The thing is, we’re arguing about what’s right and what’s wrong about absolutely subjective things. What’s more readable and more quickly scannable to me isn’t going to change.

I just don’t want to leave every one of these threads wishing I hadn’t joined it.

Lints can be disabled, you don’t have to be linted out of anything. I disable some lints myself. My point on linting was in response to the problem of there being many ways to do the same thing – and I proposed a way to solve that; you don’t have to agree with the solution, but it is a way.

They can also become hard errors at some point due to editions. They’re also quite a push towards one side.

I’m generally of the opinion that style lints such as that should go into clippy, and not be opt-out parts of Rust.

But that’s not what I asked for. I’m specifically talking about each of us accepting that we have differing opinions, and not litigate subjective viewpoints down to every small even more subjective detail. We turn every error handling thread into such a discussion and it’s not fruitful.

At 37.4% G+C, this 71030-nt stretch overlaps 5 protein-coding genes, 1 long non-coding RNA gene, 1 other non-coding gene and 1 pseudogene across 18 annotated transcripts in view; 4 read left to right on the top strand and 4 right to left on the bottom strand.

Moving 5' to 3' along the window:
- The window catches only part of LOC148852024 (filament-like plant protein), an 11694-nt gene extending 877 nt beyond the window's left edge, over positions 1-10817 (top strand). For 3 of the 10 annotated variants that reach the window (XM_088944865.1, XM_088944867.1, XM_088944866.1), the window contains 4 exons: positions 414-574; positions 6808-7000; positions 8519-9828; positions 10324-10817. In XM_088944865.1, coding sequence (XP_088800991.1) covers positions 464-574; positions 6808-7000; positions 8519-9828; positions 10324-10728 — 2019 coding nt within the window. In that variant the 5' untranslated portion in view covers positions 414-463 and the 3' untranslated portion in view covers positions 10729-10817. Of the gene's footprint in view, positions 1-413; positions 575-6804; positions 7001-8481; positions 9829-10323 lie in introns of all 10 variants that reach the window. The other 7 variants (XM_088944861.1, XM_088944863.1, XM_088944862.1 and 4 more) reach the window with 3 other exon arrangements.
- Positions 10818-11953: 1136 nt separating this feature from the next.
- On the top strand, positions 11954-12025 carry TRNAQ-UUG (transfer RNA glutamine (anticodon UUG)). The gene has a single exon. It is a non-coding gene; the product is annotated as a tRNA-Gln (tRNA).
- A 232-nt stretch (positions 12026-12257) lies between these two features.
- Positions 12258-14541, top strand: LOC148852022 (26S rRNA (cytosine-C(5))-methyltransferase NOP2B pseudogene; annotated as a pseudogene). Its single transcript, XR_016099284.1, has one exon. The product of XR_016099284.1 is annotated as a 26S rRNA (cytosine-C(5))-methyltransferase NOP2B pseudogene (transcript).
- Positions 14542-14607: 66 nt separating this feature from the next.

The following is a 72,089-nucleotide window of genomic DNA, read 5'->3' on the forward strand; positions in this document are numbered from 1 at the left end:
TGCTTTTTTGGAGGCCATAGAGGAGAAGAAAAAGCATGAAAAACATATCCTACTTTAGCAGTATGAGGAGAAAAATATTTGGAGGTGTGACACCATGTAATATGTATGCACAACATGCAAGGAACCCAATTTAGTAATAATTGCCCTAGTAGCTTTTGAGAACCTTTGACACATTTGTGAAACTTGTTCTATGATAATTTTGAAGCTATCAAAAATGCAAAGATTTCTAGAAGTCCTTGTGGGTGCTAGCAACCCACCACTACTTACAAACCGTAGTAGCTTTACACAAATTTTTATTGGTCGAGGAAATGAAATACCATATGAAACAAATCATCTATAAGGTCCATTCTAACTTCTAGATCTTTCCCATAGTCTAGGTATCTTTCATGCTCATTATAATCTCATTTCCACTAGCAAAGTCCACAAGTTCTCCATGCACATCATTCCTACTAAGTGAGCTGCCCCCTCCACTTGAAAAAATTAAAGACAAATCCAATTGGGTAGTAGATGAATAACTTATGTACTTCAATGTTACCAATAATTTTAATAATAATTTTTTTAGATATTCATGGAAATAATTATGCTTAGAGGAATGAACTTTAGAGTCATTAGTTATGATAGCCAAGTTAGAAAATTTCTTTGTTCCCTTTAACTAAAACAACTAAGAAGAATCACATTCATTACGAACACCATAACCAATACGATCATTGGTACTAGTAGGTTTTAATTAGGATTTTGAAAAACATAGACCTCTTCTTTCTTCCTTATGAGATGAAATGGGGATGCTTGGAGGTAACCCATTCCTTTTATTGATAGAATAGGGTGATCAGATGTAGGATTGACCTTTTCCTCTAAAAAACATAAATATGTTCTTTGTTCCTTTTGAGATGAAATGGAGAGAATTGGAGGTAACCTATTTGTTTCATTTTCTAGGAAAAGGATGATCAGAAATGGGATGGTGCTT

The language team makes good decisions, but they can only do that because they listen to community feedback. My feedback is that I find the current way things look more readable. And I hope that there’ll at least be the compromise of not turning wanting to write Ok and Err into warned behavior.


By discussing things, I’m hoping we can at least understand each other’s subjective viewpoints better, and maybe even elevate some points to common facts if we agree.

They could; that’s true. But I hope they won’t, and given the churn it would cause I am not seeing much benefits to breaking old code in 2021.

Oh! by “lint” I meant a lint inside clippy! So we are in agreement here at least.

Noted :slight_smile:



Excellent, that takes some of the sting out of it. :slight_smile:



I must say that I was at first very skeptical about Ok-wrapping. But, after looking at the code examples by @newpavlov above, I think I’m not so skeptical anymore. It seems more ergonomic.

What I’m not so sure about is whether the return should be reused as the keyword for this

  • It should be consistent with try blocks. Many people don’t like to use return to exist from a try block.
  • To check whether Ok-wrapping occurs you need to look at the function signature. That’s not ergonomic.
  • Edit: As @vorner mentions below it makes tail recursion harder/impossible

I propose the following:

  • succeed and fail keywords